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Bethlehem Hingham Shipyard

Bethlehem Shipping Corporation in Hingham, Mass., was founded in 1913 by Bethlehem Steel Corporation, and reached its peak of production during World War II, when the need for Naval ships was at a critical point. Encompassing 150 acres of land located near the harbor, the massive yard employed more than 24,000 people during the height of production, when it averaged about six new ships every month, making it one of the top producers of ships during World War II. This speed is especially astounding when compared to the yard’s prewar production schedule, which averaged one ship every 10 months.

During World War II, shipbuilders took special pride in completing destroyers and other warships in record time, and the workers at Hingham were no exception. In fact, the Hingham shipyard holds the world record for construction of a major war vessel in the shortest amount of time. During the war years, 116 Naval ships were built at Hingham, including 100 destroyers. The facility earned a coveted “E” award from the Navy, indicating the shipyard was one of a select few which had produced the greatest number of ships in the shortest amount of time. Among shipyards commissioned by the Navy, Bethlehem ranked number one among the top three shipyards in terms of production, followed by shipyards in Newport News, Va., and New York City.

Before closing its doors in 1986, the Bethlehem Shipbuilding Corporation built 227 ships, employing 30,000 men and women during the peak of its production years. Just before the dawn of the 21st century, the shipyard land was purchased, with the intent to develop the land for commercial and residential properties.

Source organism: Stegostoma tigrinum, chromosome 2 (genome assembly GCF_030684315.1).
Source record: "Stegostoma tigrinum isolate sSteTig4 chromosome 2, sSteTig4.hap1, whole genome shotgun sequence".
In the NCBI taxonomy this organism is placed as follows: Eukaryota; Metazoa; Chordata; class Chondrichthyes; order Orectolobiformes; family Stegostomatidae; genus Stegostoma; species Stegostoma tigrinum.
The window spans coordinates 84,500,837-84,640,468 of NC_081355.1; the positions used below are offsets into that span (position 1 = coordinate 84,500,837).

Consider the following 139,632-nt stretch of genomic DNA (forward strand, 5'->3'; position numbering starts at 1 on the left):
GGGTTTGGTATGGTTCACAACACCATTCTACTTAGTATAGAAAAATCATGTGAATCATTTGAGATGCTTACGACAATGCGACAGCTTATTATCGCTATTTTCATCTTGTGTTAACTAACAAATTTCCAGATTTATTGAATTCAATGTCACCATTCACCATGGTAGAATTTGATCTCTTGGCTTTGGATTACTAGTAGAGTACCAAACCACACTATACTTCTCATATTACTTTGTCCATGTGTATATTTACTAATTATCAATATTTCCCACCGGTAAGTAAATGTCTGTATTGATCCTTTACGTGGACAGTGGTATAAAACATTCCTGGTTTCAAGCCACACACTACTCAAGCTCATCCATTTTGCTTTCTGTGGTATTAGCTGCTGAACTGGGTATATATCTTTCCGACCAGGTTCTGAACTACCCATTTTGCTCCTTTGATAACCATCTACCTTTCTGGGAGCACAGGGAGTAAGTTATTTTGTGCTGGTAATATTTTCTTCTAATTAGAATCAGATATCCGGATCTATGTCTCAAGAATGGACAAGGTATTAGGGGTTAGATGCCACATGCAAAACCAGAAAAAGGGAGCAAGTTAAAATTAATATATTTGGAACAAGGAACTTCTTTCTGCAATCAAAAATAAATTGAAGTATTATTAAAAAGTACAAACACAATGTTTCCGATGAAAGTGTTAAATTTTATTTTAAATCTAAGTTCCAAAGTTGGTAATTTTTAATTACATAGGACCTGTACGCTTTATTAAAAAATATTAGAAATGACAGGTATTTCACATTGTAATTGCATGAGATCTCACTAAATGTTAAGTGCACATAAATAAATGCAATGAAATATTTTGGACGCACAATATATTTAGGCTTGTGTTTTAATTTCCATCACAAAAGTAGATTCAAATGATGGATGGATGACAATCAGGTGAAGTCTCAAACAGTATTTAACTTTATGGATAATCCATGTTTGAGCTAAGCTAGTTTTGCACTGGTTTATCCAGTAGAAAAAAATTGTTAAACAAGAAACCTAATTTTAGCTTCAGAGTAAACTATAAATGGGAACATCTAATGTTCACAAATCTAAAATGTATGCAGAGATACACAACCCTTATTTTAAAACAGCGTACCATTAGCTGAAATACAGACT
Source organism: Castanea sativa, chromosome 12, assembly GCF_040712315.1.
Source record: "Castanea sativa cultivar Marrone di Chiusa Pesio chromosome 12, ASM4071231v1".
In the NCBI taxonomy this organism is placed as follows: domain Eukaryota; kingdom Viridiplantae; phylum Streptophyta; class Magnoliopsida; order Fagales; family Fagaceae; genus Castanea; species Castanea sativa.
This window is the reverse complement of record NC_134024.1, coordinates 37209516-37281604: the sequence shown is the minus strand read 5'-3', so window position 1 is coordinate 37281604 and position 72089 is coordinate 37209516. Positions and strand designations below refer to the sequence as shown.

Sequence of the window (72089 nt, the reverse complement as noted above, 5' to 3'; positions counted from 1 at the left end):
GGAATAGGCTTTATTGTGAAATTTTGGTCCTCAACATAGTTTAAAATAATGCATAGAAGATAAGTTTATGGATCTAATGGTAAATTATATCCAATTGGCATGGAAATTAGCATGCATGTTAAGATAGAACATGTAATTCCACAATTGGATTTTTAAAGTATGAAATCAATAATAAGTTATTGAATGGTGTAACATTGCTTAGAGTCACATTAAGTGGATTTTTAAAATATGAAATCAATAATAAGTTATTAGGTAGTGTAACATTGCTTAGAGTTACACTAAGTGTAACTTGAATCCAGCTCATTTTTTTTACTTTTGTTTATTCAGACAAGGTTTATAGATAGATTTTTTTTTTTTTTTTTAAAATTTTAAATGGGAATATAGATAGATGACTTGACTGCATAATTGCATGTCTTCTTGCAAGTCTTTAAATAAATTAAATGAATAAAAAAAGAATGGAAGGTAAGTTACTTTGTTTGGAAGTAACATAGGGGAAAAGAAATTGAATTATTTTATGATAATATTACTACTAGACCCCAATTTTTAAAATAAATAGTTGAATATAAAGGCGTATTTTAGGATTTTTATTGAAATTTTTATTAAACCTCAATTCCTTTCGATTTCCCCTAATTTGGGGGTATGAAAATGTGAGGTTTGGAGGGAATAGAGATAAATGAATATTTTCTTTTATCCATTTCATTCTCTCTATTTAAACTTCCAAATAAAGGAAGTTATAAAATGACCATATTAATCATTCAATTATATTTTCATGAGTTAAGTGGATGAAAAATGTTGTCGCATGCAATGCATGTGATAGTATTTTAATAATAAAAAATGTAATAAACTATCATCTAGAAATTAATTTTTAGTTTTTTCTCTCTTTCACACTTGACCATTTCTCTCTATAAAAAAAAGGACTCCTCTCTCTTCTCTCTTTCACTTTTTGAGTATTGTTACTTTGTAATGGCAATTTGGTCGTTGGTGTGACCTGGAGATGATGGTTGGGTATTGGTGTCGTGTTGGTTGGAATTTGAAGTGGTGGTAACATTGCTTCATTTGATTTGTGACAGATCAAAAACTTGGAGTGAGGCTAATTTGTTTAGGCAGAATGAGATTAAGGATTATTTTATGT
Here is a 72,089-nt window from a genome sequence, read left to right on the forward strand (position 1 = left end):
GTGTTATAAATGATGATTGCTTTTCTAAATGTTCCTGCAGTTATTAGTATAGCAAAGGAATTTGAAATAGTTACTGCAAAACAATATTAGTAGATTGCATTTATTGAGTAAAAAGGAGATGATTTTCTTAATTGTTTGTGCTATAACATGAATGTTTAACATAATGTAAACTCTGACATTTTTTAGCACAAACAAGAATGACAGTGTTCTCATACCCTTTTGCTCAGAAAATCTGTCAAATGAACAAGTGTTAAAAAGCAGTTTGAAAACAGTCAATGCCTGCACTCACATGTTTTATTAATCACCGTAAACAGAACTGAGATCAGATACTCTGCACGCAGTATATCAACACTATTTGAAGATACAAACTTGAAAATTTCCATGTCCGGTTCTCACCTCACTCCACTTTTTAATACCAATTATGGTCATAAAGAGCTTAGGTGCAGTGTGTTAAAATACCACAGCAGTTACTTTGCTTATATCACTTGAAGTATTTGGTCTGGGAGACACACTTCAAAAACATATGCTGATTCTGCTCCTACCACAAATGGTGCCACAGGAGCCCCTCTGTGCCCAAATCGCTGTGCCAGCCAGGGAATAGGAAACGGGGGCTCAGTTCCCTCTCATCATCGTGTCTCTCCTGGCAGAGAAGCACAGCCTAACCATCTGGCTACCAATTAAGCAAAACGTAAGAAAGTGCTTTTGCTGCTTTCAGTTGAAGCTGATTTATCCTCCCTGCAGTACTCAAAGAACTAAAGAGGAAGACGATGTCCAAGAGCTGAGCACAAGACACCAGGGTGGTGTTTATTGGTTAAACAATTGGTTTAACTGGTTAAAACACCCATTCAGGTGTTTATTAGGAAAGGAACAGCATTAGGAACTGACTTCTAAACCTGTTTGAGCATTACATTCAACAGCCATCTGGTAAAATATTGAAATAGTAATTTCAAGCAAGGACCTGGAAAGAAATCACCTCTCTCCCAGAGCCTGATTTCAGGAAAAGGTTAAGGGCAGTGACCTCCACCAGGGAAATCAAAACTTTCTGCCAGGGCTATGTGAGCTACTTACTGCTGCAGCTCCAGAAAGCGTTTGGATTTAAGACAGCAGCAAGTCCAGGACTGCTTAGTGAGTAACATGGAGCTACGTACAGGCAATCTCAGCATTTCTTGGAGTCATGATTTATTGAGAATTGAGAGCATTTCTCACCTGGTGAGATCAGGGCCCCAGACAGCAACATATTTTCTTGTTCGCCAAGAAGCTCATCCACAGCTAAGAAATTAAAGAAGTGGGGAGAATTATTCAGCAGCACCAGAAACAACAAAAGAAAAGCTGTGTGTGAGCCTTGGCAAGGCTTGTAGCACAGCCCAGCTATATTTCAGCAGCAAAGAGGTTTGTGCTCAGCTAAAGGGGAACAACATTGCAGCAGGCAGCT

The men and women who worked at Bethlehem were known and admired for their speed and skill in building ships, both during and after World War II. But while working at the shipyard, those workers faced an occupational hazard that remained unknown until the mid 1970s: asbestos exposure. Asbestos was widely used in the manufacture of many of the components used in shipbuilding, including gaskets, coatings, boiler components, and electrical insulation. Workers in shipyards were frequently exposed to asbestos, inhaling the tiny particles which lodge in the lungs, causing mesothelioma and asbestosis, as well as other health problems. Symptoms of malignant mesothelioma may not show up for decades after exposure. If you worked in the Bethlehem shipyard, you should ask your health care professional about testing for asbestos-related health problems as mesothelioma navy cases are very prevalent.

Author: Linda Molinari

Editor in Chief, Mesothelioma Cancer Alliance

Linda Molinari